Create Environments Where People Belong | The Bailey Group

Create Environments Where People Belong

November 3, 2022 | Blog | 4 minute read

Ever since I became a father, I have had a LOT of opportunities to think about the difference between including people in organizations and activities and creating an environment in which people truly belong.

My son, Tim, is the most resilient person I know. He is neurodiverse (a term used to describe people with autism and other similar brain differences) and has been neurodiverse from birth. The things this guy has dealt with in his 25 years of life…I so admire him. When he was 2, he started physical, speech, and occupational therapy sessions, which required traveling out of state three times per week, all while having a heart defect. Poor kid was exhausted, but he hung in there.

On top of that, as he entered school, classmates were hesitant to sit with him at the school lunch table, and he wasn't invited to birthday parties or other gatherings. I remember one time when he went on a church trip out of town and got on the bus to leave, he sat in the front of the bus by himself while it seemed all the other kids were grouped up. The bus rolled away with Tim sitting by himself, and my heart broke.

Tim did have a school to go to. Tim was included in the classroom, and Tim was let on the bus. But frequently, he didn't feel like he belonged.

This is a common experience in workplaces too. People who are minoritized (e.g., people of color, indigenous people, GLBTQIA+ people, older adults, people with disabilities, women) are encouraged to apply for positions with companies who say that diversity, equity, and inclusion (DEI) is critical to them. Many of these companies have compelling "diversity statements," photos of diverse employees on their Web site, and maybe even references to diversity training.

But, when a person with one or more diverse identities accepts the job offer and begins their work, they see that while diversity may have been emphasized in the recruiting process, the onboarding process focuses on sameness. They learn from overt instructions and subtle cues about what and who is valued, and who isn't. In their onboarding, they are informed about the workplace culture, rather than invited to co-create it. They may see that people like them aren't represented at all levels of the organization. Essentially, they may discover that while they have been included in the organization, they don't really belong.

Employees are experiencing a crisis of belonging. According to a 2021 survey by the Society of Human Resource Management, at least 25% of employees don't trust their manager to treat them fairly, don't feel emotionally safe at work, and don't perceive their manager as encouraging a culture of open and transparent communication. As a result, employees become disaffected, and leave, and it's costly. One research study found that "unfairness-based turnover" is the single biggest driver of turnover in the tech industry, costing the industry $16B per year. Employees know when a company is committed to co-creating a culture that leverages the power of diversity, equity, inclusion, and belonging, and they also know when a company is saying one thing and doing another.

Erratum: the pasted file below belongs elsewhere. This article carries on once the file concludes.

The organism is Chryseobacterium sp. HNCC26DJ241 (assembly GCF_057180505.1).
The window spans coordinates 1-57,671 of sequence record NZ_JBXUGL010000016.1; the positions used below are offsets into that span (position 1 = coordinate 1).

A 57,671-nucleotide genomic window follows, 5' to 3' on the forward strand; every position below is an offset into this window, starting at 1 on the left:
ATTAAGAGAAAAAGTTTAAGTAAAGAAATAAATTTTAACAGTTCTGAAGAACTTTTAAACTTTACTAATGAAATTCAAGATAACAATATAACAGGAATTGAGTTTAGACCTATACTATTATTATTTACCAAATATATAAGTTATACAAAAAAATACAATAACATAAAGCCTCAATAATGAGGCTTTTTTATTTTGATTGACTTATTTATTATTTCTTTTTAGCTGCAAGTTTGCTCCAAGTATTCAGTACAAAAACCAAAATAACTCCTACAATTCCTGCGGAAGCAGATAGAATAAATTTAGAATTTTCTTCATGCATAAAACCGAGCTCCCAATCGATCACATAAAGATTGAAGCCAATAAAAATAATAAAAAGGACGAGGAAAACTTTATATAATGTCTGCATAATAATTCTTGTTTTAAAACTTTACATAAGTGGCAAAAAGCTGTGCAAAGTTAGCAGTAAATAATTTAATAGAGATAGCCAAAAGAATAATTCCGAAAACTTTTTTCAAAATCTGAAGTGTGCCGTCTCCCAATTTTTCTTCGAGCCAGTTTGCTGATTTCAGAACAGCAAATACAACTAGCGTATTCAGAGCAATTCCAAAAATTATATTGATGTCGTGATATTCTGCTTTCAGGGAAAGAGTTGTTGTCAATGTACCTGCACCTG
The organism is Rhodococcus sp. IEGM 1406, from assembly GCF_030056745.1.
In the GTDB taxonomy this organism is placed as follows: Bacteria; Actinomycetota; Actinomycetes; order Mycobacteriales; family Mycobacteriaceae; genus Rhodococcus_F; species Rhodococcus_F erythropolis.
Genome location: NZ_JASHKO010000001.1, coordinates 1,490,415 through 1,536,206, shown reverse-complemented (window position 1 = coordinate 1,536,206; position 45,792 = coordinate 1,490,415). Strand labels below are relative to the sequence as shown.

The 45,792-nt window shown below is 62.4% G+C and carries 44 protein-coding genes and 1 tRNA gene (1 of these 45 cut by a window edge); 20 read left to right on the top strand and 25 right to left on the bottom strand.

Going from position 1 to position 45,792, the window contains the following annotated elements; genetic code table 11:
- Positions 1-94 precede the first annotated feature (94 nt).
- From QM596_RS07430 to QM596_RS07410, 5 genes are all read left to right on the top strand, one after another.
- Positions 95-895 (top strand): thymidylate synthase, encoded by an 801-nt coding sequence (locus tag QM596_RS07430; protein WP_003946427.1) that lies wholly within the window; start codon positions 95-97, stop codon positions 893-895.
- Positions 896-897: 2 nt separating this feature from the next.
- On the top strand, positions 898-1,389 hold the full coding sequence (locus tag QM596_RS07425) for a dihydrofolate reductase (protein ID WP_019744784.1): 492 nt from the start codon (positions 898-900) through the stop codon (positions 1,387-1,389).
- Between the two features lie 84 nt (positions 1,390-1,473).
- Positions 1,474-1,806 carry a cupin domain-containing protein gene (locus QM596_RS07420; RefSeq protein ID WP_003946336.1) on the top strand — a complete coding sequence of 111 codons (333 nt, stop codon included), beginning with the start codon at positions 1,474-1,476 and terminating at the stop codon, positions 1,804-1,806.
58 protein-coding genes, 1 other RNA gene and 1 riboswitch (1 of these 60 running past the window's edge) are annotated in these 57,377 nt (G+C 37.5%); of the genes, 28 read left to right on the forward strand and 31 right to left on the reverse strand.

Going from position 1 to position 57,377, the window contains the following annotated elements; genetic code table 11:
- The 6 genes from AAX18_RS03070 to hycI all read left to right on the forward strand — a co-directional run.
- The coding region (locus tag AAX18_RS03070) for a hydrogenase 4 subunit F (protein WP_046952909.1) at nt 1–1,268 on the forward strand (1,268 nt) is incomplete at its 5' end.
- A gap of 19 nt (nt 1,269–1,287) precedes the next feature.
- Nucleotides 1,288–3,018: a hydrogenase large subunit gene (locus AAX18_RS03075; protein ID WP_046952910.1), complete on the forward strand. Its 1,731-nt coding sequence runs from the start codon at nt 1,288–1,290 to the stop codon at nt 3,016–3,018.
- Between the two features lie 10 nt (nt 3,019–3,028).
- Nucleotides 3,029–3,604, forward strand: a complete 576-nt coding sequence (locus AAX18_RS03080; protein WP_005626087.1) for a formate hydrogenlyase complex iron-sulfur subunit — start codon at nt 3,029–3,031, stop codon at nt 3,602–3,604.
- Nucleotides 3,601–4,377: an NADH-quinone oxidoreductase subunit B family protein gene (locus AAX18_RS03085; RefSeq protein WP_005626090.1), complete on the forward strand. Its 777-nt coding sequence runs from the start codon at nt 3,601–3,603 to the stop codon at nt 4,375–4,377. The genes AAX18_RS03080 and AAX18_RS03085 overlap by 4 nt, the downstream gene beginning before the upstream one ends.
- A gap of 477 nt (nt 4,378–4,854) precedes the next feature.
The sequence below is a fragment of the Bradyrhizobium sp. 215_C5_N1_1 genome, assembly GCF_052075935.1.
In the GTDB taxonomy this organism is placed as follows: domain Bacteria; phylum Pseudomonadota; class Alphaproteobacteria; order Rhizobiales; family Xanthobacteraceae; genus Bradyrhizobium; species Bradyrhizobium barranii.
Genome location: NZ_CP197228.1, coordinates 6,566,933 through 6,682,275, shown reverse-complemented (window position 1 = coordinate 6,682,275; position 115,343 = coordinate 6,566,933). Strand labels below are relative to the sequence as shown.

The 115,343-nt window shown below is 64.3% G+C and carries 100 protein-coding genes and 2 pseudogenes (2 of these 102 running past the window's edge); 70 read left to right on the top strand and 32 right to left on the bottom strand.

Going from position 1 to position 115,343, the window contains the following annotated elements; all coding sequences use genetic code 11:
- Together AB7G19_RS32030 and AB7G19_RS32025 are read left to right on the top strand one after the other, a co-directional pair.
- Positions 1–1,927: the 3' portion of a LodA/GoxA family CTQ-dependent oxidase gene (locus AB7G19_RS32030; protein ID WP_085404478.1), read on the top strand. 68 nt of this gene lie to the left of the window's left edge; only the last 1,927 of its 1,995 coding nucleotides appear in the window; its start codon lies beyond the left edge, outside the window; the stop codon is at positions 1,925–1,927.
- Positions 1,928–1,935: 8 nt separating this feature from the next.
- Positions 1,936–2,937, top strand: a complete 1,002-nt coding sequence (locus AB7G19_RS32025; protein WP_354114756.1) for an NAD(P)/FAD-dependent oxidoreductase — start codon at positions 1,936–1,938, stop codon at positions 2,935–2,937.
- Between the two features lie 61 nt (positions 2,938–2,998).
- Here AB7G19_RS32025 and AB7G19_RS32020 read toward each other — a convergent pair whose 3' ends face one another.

What would it be like if your company didn't just include diverse people as employees, but encouraged everyone to co-create the corporate culture? What would it be like to be a person with a diverse identity who joined an organization whose policies and procedures were designed with them in mind, and invited and valued their feedback? What if all employees didn't just work at your organization, but they felt like they belonged there? How would that change you, your firm, and the impact your firm has in the world?

Research suggests the impact will be incredible. According to one study, employees in companies that have corporate cultures that focus on belonging are 3 times more likely to feel people look forward to coming to work, 3 times more likely to say their workplace is fun, 9 times more likely to believe people are treated fairly regardless of their race, and 5 times more likely to want to stay at their company a long time. Another study showed that companies with workforces that embody diversity have cash flows per employee that are 2.3 times higher than companies without diverse workforces.

We at The Bailey Group are committed to actualizing our aspirations of being "the best company to work with and the best company to work for." This requires us to live out our commitment to creating a culture of belonging, based on diversity, equity, and inclusion. Toward that end, we are reviewing our vendor relationships to find opportunities for increasing our supplier diversity. We are developing an education plan for all staff and contractors that will result in meaningful corporate culture growth within The Bailey Group and even more impactful coaching and consulting for our clients. We are developing goals to improve the representational diversity of our employees and contracted staff. And we commit to being fully transparent with you about our successes and failures. After all, The Bailey Group is committed to helping all individuals and workplaces flourish, and this requires creating a culture of belonging.

As I write this, I'm immensely proud to say that Tim is now a 25-year-old man who not only reviewed and approved this blog post, but he knows the importance of belonging, is experiencing that feeling in his current internship, and is driven to contribute to a future employer who will benefit from his incredible skills and values as a full member of a team; a team where he belongs.

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